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Broken Ladders  T 
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Gemstone T 
Pair of 4s T 
Seamingly Hard T 
Shoots & Ladders T 
Sinsemilla Shake - P3 (a.k.a. Green Snake - P2) T 

Pair of 4s 

YDS: 5.9- French: 5c Ewbanks: 17 UIAA: VI ZA: 16 British: HVS 4c PG13

Type:  Trad, Alpine, 1 pitch, 150'
Original:  YDS: 5.9- French: 5c Ewbanks: 17 UIAA: VI ZA: 16 British: HVS 4c PG13 [details]
FA: ?? (Alam and Roumpf - 1989)
Page Views: 99
Submitted By: Alam on Jul 15, 2012

You & This Route  |  Other Opinions (4)
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Pair of 4s from P2 of Shoots and Ladders (looking ...


This route follows a large flake on a gentle angle slab. The initial 40 feet are unprotected slab, but is low fifth class. Your target is a large left facing flake. Climb this flake using stemming and lay back (crux - some lettuce, should clean up with use) for about 40 feet (Two #4 Camelots come in handy here, but not critical), until a hand crack is reached. Climb the final 60 feet hand crack to a sling belay at a large pine (fir) tree.


This route is located above P2 of shoots and ladders, and about 100 yards WEST of the Gemstone area. You will traverse through the rockfall zone from a decade ago, and then around the nose of a short headwall. The large leaning flake is obvious.

As a historical note the OW route "Back against the Wall" was located between P2 of Shoots and Ladders and Pair of 4s. That route totally vanished during the major rock fall in the late 90's.


All natural gear - standard rack - extra #4 (or larger Camelot if available).

Rappel of sling at tree.

Note: This tree has succumb to the drought is now dead. Consider how solid this belay is before use.

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By Bill Lawry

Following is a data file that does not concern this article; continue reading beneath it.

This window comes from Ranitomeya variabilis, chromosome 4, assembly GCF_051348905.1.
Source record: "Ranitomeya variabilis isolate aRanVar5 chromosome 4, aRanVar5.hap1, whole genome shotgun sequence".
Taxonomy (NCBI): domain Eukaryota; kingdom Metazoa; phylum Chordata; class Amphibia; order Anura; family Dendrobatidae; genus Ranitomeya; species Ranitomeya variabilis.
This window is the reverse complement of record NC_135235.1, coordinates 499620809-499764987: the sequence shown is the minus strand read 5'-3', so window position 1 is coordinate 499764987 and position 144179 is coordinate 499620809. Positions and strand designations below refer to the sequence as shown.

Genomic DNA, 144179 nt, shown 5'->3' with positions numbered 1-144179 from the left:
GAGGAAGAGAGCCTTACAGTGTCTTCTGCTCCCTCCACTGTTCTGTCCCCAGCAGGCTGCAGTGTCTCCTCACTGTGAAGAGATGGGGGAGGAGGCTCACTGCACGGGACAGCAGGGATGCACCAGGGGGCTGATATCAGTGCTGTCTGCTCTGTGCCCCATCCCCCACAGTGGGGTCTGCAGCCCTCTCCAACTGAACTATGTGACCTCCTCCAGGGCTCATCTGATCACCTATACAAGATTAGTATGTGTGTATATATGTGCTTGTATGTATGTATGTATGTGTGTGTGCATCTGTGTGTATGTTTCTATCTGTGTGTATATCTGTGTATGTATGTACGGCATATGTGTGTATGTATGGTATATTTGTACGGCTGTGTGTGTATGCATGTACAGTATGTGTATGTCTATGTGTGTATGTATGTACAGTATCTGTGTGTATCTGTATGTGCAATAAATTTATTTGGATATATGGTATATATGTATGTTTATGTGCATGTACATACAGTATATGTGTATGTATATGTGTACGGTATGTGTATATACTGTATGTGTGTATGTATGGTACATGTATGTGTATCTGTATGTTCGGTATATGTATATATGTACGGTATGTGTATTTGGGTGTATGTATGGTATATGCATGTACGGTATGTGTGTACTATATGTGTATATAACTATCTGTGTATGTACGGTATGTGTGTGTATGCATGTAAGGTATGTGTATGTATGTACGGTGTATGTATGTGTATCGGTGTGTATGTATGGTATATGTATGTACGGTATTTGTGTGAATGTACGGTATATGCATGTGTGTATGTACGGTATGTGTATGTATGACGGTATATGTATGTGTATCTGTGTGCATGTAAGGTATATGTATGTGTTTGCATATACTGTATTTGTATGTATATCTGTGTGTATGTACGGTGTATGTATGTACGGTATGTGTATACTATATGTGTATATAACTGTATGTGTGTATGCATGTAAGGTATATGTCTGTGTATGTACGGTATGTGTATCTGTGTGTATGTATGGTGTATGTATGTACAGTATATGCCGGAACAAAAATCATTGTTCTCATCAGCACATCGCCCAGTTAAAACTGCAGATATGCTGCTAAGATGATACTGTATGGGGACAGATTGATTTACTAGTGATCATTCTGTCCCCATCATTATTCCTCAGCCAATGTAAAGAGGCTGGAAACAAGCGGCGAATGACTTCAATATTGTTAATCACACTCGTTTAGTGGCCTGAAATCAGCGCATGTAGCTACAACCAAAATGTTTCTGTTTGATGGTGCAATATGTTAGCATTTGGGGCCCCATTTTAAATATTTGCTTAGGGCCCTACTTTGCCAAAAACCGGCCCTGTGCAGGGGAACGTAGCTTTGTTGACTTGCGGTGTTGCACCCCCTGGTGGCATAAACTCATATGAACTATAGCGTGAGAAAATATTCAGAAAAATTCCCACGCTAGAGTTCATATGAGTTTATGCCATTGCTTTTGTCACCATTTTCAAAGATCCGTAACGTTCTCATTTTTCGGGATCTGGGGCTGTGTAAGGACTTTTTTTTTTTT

From: New Mexico
Aug 26, 2012
rating: 5.9 5c 17 VI 17 HVS 5a

Howard Snell and I climbed this today. The initial easy forty feet may continue becoming more protectable as the small cracks are cleaned out.

Some updates as of Aug 2016 ...

The flake protects very well with cams of the following sizes: BD C4s #5 (1 ea), #4 (2 ea), and #3 (1 ea; or was it a #3.5?). A solid 5.9 leader isn't going to need so much.

Added a 9/16" red sling to the existing 1" green webbing which has been up there for ~4 years.
By Howard Snell
From: Belen, New Mexico
Aug 27, 2012

Bill & I also moved the rappel anchor to a live tree about 20' climber's left of the dead tree at the top of the route. We were able to rappel down with a double-strand single 60m rope by working climber's left about 30' down and then along the top of a large ledge. I don't recommend that rappel route as the rope makes several turns, goes through several bushes, and passes within several large cracks. The chances of sticking your rope as you pull it seem really high. Better to use two ropes, a tag line, or sling a horn near the end of the large crack midway up the route as a 2nd rappel anchor.

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